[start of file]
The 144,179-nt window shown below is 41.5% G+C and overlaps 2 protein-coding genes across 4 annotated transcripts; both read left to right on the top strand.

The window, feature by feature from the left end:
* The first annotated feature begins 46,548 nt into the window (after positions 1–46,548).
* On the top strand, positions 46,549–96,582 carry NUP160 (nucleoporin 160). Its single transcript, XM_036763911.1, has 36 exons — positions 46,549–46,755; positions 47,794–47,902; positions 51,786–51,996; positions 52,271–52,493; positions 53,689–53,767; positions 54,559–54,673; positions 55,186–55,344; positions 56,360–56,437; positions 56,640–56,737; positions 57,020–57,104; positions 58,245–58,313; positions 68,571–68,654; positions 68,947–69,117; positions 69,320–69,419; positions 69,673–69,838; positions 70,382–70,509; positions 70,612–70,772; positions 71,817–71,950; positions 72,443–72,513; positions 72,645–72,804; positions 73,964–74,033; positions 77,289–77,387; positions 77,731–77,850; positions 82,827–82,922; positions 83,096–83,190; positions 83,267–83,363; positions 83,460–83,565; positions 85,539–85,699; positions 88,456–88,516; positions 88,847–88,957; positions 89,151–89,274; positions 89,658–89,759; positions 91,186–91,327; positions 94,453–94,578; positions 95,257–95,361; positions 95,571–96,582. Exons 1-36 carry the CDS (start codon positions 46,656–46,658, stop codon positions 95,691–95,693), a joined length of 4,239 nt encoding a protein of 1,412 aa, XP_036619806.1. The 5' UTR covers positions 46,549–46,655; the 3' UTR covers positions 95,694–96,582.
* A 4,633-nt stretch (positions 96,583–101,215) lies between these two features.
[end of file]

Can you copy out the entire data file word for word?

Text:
The 144,179-nt window shown below is 41.5% G+C and overlaps 2 protein-coding genes across 4 annotated transcripts; both read left to right on the top strand.

The window, feature by feature from the left end:
* The first annotated feature begins 46,548 nt into the window (after positions 1–46,548).
* On the top strand, positions 46,549–96,582 carry NUP160 (nucleoporin 160). Its single transcript, XM_036763911.1, has 36 exons — positions 46,549–46,755; positions 47,794–47,902; positions 51,786–51,996; positions 52,271–52,493; positions 53,689–53,767; positions 54,559–54,673; positions 55,186–55,344; positions 56,360–56,437; positions 56,640–56,737; positions 57,020–57,104; positions 58,245–58,313; positions 68,571–68,654; positions 68,947–69,117; positions 69,320–69,419; positions 69,673–69,838; positions 70,382–70,509; positions 70,612–70,772; positions 71,817–71,950; positions 72,443–72,513; positions 72,645–72,804; positions 73,964–74,033; positions 77,289–77,387; positions 77,731–77,850; positions 82,827–82,922; positions 83,096–83,190; positions 83,267–83,363; positions 83,460–83,565; positions 85,539–85,699; positions 88,456–88,516; positions 88,847–88,957; positions 89,151–89,274; positions 89,658–89,759; positions 91,186–91,327; positions 94,453–94,578; positions 95,257–95,361; positions 95,571–96,582. Exons 1-36 carry the CDS (start codon positions 46,656–46,658, stop codon positions 95,691–95,693), a joined length of 4,239 nt encoding a protein of 1,412 aa, XP_036619806.1. The 5' UTR covers positions 46,549–46,655; the 3' UTR covers positions 95,694–96,582.
* A 4,633-nt stretch (positions 96,583–101,215) lies between these two features.